If you can’t see it while riding a galloping horse from 50 paces away, it is not a mistake.
Paint it on the wall of your sewing room. Doodle it in the margins of books. Put it on a t-shirt. Tattoo it on your forehead. Whatever it takes, do it. No one else sees those little things you a know are there so when they tell you something you made is beautiful, believe them.
Tip #3 – Buy quality tools and fabric
My dad taught me this next lesson from a very young age. Use the right tool for the job and buy the best quality you can afford. If you are starting out and aren’t sure you will even like quilting, maybe you spend your money on better fabric and use the needles and scissors you already own. Swap them for better quality tools over time if quilting is something you choose to stick with. You don’t have to buy it all at once.
If you have been quilting, and want to keep quilting, but your quilts just aren’t quite as good as you would like them to be, it might be your tools. A rotary cutter and ruler are more precise than a pair of scissors. A good sewing machine is better than the Holly Hobby brand sewing machine from the toys aisle. (Yes, I know a woman who bought one of those to learn to quilt on. She paid me to quilt the quilt top for her that she made on that little toy sewing machine.) Just know your tools and fabric play directly into your enjoyment as well as the quality and longevity of the finished piece. Invest in better tools as you progress.
Tip #4 – Prewash, use starch, and iron
Prewash your fabric. That shouldn’t be a suggestion. It should be a universal law. Washing gets rid of any excess dyes or contamination on the fabric. You don’t want to make a quilt with light and dark fabrics only to find the darks bled into the light areas when it was washed. Prewashing also lets the fabric shrink before you use it in your quilt. If you cut and sew first, then wash, you might end up with a little wrinkled ball. Separate the darks from the lights. Toss the fabric in the washer with some detergent and set it to the gentle cycle. Then, throw it in the dryer on the highest setting you can get away with for the fabric. Don’t skimp on this step.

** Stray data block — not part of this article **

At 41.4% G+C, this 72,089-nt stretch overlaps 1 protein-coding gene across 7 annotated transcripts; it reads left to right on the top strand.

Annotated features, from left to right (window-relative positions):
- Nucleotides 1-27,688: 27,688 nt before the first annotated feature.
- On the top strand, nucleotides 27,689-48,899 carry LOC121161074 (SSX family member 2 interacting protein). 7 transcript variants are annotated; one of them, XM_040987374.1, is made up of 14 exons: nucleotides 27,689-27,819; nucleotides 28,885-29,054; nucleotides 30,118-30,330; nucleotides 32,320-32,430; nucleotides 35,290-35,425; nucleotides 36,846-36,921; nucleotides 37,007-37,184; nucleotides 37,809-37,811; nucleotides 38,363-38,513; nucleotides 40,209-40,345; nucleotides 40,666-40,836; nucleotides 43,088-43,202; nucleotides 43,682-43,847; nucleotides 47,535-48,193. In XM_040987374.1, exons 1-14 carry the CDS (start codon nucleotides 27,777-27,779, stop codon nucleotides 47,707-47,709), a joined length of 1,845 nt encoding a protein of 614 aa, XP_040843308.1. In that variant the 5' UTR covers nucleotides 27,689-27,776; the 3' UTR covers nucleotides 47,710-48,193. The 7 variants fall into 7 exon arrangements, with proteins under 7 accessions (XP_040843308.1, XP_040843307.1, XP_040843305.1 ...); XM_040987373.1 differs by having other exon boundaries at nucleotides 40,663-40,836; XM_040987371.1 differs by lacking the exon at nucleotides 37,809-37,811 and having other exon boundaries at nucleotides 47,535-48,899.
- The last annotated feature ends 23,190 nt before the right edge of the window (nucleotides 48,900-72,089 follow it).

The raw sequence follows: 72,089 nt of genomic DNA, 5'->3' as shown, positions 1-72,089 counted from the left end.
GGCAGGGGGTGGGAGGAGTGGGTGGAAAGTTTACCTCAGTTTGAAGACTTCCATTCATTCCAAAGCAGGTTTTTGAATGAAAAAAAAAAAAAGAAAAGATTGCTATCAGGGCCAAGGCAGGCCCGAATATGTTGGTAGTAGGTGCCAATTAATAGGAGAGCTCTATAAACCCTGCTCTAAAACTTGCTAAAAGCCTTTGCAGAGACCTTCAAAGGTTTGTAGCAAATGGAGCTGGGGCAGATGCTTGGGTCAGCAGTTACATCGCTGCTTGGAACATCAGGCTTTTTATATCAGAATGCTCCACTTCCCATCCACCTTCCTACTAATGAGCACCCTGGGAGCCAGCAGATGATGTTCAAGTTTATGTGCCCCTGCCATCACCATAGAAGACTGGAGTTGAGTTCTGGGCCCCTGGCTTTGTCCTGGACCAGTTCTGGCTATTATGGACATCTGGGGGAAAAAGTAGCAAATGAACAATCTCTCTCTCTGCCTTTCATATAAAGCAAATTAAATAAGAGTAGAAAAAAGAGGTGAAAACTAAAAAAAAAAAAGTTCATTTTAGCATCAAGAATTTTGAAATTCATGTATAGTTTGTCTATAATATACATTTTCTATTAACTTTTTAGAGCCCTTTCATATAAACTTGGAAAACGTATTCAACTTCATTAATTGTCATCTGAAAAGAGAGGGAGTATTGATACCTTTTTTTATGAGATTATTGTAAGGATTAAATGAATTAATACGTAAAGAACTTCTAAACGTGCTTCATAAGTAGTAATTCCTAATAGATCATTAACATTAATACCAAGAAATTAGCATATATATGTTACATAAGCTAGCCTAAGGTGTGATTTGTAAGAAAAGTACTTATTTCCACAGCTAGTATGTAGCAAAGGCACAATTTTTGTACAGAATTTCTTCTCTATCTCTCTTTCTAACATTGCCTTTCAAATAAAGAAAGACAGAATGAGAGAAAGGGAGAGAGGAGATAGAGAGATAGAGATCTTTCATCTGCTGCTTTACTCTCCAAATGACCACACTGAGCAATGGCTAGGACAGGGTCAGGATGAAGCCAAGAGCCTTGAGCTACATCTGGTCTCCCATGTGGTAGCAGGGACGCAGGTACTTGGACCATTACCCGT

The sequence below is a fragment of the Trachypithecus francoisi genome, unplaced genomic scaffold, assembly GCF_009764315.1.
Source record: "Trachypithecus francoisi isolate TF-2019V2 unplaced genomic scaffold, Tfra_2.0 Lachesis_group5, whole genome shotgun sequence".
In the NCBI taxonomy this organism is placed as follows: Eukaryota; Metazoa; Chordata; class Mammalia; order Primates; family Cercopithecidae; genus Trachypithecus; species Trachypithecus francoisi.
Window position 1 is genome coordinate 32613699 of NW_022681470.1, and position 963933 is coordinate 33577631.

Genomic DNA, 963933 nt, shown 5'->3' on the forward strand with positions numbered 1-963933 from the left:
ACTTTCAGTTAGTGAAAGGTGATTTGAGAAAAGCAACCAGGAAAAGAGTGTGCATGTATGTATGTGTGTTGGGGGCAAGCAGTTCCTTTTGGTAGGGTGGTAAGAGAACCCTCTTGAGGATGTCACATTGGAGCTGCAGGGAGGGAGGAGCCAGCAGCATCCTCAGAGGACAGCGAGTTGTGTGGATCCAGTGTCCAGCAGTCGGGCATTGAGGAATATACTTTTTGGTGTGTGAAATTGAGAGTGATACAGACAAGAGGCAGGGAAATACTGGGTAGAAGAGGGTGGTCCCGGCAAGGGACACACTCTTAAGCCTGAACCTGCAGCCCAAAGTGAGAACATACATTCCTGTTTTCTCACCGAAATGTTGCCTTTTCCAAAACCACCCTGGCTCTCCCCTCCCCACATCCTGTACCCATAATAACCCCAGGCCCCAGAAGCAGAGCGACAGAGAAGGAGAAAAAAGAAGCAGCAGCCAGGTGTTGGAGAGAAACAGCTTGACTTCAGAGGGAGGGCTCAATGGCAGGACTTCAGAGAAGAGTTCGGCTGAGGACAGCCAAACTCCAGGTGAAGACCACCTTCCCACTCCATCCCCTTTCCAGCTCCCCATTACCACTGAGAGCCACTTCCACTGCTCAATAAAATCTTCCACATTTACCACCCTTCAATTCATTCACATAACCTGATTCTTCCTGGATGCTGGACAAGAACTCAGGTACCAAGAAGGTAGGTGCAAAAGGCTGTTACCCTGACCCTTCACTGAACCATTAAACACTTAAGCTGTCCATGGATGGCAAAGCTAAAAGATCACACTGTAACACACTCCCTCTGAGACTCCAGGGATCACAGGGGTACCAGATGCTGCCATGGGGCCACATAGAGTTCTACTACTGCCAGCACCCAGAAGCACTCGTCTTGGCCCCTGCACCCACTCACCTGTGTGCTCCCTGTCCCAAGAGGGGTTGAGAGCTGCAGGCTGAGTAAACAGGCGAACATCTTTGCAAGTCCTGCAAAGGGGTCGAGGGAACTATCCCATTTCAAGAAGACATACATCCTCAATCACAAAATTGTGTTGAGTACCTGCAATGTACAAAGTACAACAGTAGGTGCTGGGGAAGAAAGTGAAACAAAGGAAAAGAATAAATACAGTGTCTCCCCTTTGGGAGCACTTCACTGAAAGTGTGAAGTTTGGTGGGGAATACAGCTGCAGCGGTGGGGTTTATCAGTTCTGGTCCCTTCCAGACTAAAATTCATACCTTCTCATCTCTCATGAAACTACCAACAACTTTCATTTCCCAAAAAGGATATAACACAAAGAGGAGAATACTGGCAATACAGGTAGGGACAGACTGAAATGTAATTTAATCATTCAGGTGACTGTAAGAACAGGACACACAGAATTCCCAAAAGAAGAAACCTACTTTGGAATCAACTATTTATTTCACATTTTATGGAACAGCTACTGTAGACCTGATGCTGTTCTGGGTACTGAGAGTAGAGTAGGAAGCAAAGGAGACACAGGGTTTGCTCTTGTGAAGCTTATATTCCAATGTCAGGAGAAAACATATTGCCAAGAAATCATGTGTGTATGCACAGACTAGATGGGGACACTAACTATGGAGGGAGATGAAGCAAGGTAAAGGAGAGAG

After you prewash and dry your fabrics, you should spray them with starch and iron them to within an inch of their life. I buy the big bottles of Sta-flo fabric starch and mix it 50/50 with water in a spray bottle. Since starch is also food for microorganisms, I use distilled water and add a capful of alcohol to the mix too. There are also things like Best Press that you can buy if you don’t like messing around with starch. Just use something. The starch keeps the fabric from moving around as much. This helps with precision during piecing as well as quilting. The starch goes away with the first wash. Win-win.
Don’t just iron when you starch things either. After sewing each seam, take the pieces right from the sewing machine just like you sewed them and press your iron straight down. Do this before you open the pieces and press the seam to one side or press it open. Those books or shows that tell you to “finger press” the seam open aren’t doing you any favors. I mean, it gets the job done, and it is a look, but it isn’t a technique that is going to take your quilt to the next level. Pressing pieces with a bit of steam if they have previously been starched gives you the opportunity to straighten things back up too. This can mean the difference between ending up with a rectangle or a trapezoid at the end.